Gulf Food Security and Delicate Diplomacy Essay
The gulf region being in a location with low rainfall that can hardly sustain any agricultural activity, has been rendered insufficient in food security. Its surging population, which is projected to hit 60 million by the year 2030 (Woertz, 2009), has worsened the situation, calling the authorities to act and give clear policies to curb the vice in the short- and the long-term. To increase production to ensure self-sufficiency and averting food crisis, the Gulf countries have to counter the looming food crisis by investing heavily in the use of irrigation. This responded positively, given the production boom of the 1990s, according to Woertz (2009), but it has been dealt a blow by the new facts of the reduced fossil water reserves in the kingdom, making the authorities to phase out water-intensive irrigation projects.
This has added a new twist to the ecological factor of reduced water, which is a scarce resource in the region. Water-intensive wheat production has to be done away with to pave the way to other projects, like the use of greenhouse to produce horticultural products, which use less water but produce high production. It is also evident that the current production of grains in the region is also dwindling day by day (Woertz, 2009). This has made the authorities think beyond the box, and it will not take any chances as it is the primary responsibility of the state to ensure food security to its citizens. Food security can be equated to the elimination of hunger, and at the same time, food should be available in the desired quality and quantity through domestic production or importation.
Water being a scarce resource puts the authorities in a hard situation whether to continue producing wheat to meet its increased demand for grains and conserving the water through cutting production on wheat production or doing away with it completely. An example is Saudi Arabia, where imports stand at 60% of the total food consumption (Woertz, 2009), which signals that importation might pose challenges since it is not sustainable in the long run.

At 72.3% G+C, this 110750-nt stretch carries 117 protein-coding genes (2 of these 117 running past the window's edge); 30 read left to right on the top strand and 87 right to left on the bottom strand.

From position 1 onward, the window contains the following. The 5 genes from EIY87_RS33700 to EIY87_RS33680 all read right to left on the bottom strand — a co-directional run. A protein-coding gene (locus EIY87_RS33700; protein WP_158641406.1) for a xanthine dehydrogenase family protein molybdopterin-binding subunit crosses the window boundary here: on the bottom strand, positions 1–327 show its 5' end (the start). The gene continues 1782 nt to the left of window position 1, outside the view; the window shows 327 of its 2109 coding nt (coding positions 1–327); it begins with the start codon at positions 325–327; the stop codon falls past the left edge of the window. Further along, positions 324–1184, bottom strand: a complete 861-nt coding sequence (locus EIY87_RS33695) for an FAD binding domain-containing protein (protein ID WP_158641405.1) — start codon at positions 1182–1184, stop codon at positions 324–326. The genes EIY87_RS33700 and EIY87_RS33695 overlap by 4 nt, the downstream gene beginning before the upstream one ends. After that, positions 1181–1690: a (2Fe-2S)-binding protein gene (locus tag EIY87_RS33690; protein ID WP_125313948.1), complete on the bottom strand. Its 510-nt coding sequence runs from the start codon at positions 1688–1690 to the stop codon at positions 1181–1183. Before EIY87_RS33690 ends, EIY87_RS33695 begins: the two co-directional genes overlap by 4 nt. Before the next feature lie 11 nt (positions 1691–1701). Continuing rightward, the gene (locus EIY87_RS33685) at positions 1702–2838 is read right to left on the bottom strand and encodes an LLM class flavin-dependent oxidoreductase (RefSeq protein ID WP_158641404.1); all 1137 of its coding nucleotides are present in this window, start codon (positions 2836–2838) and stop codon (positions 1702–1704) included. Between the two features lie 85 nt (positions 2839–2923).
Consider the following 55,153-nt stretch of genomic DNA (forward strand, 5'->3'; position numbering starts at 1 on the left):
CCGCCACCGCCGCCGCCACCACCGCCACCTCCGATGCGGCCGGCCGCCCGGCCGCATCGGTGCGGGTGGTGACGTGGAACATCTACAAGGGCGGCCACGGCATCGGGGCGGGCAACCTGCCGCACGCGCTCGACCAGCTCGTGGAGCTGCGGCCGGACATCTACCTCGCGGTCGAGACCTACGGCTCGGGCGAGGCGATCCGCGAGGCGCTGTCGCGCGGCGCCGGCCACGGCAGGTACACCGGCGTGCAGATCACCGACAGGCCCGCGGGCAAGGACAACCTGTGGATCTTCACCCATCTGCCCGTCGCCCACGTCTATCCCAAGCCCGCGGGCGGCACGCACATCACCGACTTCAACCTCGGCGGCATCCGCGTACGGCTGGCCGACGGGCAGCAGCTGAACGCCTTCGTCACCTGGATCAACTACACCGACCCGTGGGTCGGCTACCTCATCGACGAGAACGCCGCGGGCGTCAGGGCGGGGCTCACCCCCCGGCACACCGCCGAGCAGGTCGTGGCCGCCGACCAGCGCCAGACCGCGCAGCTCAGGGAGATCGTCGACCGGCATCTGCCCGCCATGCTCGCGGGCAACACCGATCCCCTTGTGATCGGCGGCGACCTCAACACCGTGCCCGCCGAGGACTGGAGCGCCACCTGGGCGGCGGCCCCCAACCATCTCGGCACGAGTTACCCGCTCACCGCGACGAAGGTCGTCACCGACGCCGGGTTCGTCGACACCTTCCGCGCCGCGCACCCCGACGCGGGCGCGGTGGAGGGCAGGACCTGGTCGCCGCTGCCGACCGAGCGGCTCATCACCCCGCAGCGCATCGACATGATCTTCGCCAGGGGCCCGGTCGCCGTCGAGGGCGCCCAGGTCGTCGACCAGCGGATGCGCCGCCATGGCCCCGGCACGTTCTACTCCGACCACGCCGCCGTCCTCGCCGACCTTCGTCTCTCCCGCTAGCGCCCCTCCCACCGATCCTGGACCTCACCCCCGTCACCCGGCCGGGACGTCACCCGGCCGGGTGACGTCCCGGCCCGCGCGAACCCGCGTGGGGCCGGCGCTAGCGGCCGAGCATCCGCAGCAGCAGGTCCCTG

This is because importation is subject to fluctuation in world prices that have many influences, which in turn might affect supply chains. This is the reason why as much as importation is a remedy to averting food shortage; they will not rely on it as it can prove to be an expensive affair in case of disruption in the world prices. Such disruptions may alter supply and are not limited to a bilateral disagreement between the countries in question (the exporters of the product).
The gulf countries have also tried to invest in agro investment in countries like Brazil, Ethiopia, and Vietnam to engage in batter trade. As such, they provide them with oil and get food products in exchange because these countries produce them in surplus. As much as this is a lucrative idea, lack of technological know-how and expertise has been a major setback leading to the involvement of other arms like the FAO and the World Bank. Overdependence of these countries on rainfall for food production can also spell doom for the industry if the failure of rain sets in, which will cut production substantially (Southgate, Graham & Tweeten, 2007).
The new venture that these countries have tried to increase production is focusing on less developed countries in Asia and Africa. Here, they venture in by buying large tracts of land which they intend to plant food crops and import to their home countries. This is called land acquisition, which at times, comes with harsh conditions. Land acquisition can be said to be a “win-win” (Behnassi, Shahid & D’Silva, 2011) investment in Africa. Apart from building a lasting relationship and partnership, it will also gain massively in infrastructure and technology development of some regions, especially with small-scale farmers.